Tuesday, May 29, 2001
Father says Martin can now focus on career
PORTLAND, Ore. -- The father of golfer Casey Martin says a
Supreme Court ruling allowing his son to use a cart on the PGA Tour
finally means a shot at a pro career.
"There is no question that I feel a great sense of relief for
myself and my son," King Martin said from his office in Eugene.
"Now he (Casey) can go on to thinking about his career on a
long-term basis. He'd been forced to take a very short-term view
because of this case."
The U.S. Supreme Court ruled 7-2 on Tuesday that the PGA must
allow Casey Martin to use a cart if he qualifies for Tour events.
Casey Martin suffers from Klippel-Trenaunay-Weber Syndrome,
which left him with a withered right leg. Martin was born with the
syndrome, which restricts blood flow, making it impossible for him
to walk the entire length of a golf course.
But Martin, 28, has persisted in his quest for a professional
golf career after the PGA threatened to derail it by refusing to
allow the cart.
Martin was forced to sue the PGA under the Americans With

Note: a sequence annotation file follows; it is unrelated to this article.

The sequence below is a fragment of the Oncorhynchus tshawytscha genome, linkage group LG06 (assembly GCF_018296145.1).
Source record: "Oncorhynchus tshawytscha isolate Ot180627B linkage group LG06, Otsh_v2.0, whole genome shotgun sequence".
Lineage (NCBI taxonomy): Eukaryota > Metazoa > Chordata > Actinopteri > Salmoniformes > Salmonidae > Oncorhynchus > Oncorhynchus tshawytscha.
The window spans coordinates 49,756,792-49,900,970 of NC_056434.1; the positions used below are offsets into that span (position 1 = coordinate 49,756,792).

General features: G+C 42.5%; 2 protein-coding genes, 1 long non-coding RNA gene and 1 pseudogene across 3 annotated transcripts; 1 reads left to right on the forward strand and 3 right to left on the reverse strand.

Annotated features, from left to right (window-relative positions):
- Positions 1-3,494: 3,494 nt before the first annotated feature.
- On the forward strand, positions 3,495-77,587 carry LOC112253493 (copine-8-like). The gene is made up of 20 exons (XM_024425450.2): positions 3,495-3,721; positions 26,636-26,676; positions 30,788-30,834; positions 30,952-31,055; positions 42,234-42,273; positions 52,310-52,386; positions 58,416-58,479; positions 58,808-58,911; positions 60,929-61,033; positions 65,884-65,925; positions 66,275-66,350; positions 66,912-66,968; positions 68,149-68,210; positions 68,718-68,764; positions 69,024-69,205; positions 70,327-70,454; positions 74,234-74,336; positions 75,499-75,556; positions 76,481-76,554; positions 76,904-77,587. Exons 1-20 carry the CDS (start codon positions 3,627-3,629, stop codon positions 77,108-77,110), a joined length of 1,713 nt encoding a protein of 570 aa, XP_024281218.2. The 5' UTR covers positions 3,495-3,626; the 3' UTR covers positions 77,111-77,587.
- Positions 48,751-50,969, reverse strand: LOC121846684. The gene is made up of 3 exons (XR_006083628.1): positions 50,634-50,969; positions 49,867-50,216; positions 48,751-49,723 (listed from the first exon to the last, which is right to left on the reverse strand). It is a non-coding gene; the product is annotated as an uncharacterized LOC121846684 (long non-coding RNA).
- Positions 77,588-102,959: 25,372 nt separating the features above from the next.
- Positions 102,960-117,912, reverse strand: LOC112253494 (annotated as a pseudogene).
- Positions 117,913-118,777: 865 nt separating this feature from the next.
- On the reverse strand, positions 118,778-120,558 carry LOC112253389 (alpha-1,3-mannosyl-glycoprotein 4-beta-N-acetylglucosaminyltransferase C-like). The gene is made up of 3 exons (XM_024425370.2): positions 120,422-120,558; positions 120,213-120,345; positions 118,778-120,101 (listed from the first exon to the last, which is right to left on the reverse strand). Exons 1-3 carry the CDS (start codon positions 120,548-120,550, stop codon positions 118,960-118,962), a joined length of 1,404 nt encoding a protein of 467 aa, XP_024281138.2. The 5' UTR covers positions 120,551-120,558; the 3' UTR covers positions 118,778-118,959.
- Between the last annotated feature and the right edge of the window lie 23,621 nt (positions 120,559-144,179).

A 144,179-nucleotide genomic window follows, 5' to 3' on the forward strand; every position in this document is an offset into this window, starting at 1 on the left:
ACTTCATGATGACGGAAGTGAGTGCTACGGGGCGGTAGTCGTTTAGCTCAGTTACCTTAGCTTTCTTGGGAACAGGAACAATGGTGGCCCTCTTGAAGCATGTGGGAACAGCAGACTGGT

Disabilities Act, which his lawyer had argued simply opens the door
"The act is intended to allow Americans to participate, and
that is what the court has given Casey -- not an advantage, but the
right to participate," Roy L. Reardon, Martin's attorney in New
York, said Tuesday.
King Martin said he understood the PGA argument, but he felt the
sport lost a chance to deal with the issue positively by fighting
it in court.
He said his son felt pressure with all the publicity given to
his condition, and wanted instead to focus on his golf.
Casey "wants to be known as a golfer, not as a handicapped
person," King Martin said. "His passion and his vocation is golf,
and he just wants a chance to prove himself."
But he said the family hopes the ruling will help others with
"There have been volunteers and therapists working with people
with physical problems who will have a little more bounce in their
step today because of this ruling," King Martin said.
He said Casey's leg will remain a problem and likely continue to
But the family is hopeful it will stabilize long enough for
Casey to get his game back in shape and qualify for the Tour.
"We're in a race against the clock," King Martin said. "This
doesn't remove that clock, it just slows it down a little bit."